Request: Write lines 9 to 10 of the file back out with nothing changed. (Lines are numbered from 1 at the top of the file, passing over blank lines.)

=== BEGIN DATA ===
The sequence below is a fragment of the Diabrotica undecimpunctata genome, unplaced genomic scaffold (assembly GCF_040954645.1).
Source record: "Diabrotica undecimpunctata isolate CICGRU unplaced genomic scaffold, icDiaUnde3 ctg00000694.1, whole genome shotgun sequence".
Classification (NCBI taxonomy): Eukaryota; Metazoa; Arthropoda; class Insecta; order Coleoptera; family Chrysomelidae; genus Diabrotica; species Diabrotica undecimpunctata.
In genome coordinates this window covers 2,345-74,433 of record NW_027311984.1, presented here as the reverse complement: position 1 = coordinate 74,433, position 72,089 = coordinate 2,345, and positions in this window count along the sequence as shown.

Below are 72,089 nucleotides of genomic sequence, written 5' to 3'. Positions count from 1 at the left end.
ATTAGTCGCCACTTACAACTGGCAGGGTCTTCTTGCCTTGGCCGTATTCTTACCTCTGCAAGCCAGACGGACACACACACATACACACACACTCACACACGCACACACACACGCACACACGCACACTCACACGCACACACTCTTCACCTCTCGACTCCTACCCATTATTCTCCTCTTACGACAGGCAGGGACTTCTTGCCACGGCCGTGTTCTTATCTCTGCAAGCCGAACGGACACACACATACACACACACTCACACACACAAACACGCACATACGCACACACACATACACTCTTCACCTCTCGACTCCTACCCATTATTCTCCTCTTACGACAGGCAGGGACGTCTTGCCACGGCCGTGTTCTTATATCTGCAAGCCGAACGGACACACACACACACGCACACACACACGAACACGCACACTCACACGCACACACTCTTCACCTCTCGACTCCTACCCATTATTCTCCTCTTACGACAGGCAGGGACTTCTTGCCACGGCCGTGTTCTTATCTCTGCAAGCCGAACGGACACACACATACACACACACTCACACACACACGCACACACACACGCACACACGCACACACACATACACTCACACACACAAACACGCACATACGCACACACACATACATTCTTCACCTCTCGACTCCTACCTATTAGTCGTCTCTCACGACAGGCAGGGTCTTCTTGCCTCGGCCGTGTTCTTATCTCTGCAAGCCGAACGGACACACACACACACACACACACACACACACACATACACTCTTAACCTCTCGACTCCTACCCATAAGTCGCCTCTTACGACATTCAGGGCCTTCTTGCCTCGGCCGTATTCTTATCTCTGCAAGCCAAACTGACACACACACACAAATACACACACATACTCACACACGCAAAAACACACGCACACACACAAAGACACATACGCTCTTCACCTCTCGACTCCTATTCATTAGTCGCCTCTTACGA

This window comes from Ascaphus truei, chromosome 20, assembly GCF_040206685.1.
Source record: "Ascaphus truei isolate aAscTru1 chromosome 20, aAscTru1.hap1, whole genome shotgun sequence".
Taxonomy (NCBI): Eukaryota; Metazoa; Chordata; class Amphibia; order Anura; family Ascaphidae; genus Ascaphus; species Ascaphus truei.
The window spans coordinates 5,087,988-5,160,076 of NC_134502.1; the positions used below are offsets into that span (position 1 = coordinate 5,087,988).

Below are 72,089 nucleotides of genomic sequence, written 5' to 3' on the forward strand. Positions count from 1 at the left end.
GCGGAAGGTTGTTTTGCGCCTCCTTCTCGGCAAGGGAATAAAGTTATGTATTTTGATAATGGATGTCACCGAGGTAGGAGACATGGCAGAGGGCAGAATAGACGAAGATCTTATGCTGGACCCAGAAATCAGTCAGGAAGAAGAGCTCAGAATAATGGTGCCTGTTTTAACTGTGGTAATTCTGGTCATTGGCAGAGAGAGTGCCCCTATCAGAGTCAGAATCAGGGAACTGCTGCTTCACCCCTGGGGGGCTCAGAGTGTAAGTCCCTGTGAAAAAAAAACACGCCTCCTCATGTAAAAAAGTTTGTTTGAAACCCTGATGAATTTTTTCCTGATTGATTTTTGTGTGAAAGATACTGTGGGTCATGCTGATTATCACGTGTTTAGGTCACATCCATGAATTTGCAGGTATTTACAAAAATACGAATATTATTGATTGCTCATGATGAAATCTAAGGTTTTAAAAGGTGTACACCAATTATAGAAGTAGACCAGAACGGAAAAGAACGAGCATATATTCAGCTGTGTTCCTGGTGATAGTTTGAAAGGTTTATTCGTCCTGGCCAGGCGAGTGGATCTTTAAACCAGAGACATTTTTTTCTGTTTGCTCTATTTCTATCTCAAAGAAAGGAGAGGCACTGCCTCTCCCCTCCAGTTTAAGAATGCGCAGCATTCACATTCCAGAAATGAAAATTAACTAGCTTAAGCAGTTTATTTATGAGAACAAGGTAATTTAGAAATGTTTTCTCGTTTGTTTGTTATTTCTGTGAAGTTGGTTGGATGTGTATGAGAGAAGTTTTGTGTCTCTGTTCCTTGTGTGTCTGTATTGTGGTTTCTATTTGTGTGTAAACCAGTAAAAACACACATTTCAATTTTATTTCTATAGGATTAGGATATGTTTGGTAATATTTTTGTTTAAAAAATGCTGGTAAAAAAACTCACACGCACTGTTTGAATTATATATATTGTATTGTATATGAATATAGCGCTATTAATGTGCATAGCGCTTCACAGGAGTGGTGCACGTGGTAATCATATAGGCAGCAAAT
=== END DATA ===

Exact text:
Taxonomy (NCBI): Eukaryota; Metazoa; Chordata; class Amphibia; order Anura; family Ascaphidae; genus Ascaphus; species Ascaphus truei.
The window spans coordinates 5,087,988-5,160,076 of NC_134502.1; the positions used below are offsets into that span (position 1 = coordinate 5,087,988).